The View from a Drawbridge

The random musings of a bridgetender with entirely too much time on her hands.

The Audacity

The View from a Drawbridge

I got an e-mail via my blog recently.

“Hi. I am asking you to publish the guest article on your blog theviewfromadrawbridge.com, Which is related to gambling sites. If you interested to post an article on your site, How much you offer? Thanks in advance.”

I have to admire this guy’s chutzpah. He offers to do a guest post on my blog when he clearly has no command of grammar or syntax. He does so even though I don’t know him from Adam’s housecat, and I’ve never extended such an invitation. He says it will be on a topic that I’m fairly certain I’ve never covered. And then he asks for money.

Suffice it to say that I didn’t even bother to respond/retort. Any blogger who would take him up on that generous offer must be really starved for content. I do know that there are blogs out there that will pay for such things, but I’m not your girl for that. I’ve had guest posts, yes, but they’ve been collaborative and/or voluntary.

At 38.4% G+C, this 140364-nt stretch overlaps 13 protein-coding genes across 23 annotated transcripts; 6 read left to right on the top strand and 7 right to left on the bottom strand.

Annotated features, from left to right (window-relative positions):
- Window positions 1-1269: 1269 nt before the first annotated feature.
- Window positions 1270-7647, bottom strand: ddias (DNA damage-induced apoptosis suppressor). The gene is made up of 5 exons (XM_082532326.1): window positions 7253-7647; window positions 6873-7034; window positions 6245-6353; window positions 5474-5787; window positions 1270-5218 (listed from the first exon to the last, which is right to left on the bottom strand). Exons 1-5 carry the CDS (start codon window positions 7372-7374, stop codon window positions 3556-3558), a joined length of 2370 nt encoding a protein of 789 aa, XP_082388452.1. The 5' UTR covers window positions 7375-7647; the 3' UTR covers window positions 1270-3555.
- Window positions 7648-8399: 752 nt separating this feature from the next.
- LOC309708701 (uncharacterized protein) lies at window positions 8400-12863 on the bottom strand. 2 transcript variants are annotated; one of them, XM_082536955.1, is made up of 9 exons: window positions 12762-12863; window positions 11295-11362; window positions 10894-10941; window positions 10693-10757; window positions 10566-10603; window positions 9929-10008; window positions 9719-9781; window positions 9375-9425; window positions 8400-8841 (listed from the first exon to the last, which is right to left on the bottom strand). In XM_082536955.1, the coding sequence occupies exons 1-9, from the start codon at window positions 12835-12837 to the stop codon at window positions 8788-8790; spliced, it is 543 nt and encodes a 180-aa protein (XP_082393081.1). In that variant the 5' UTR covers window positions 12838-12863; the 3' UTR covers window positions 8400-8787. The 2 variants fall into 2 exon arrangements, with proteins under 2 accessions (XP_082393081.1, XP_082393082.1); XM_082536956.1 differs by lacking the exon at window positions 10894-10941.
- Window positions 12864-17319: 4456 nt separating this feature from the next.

I don’t know why this e-mail bugs me so much. Maybe it’s because of all the blatant assumptions he makes. At the risk of offending half my readership, that’s definitely a guy thing. I can’t imagine any woman sending an e-mail like that.

The audacity. I know times are tough, and at least he’s offering to do something in exchange for the money, but, um, he needs to recalculate his price point just a tad.

Check this out, y’all. I wrote a book! http://amzn.to/2mlPVh5

2 thoughts on “The Audacity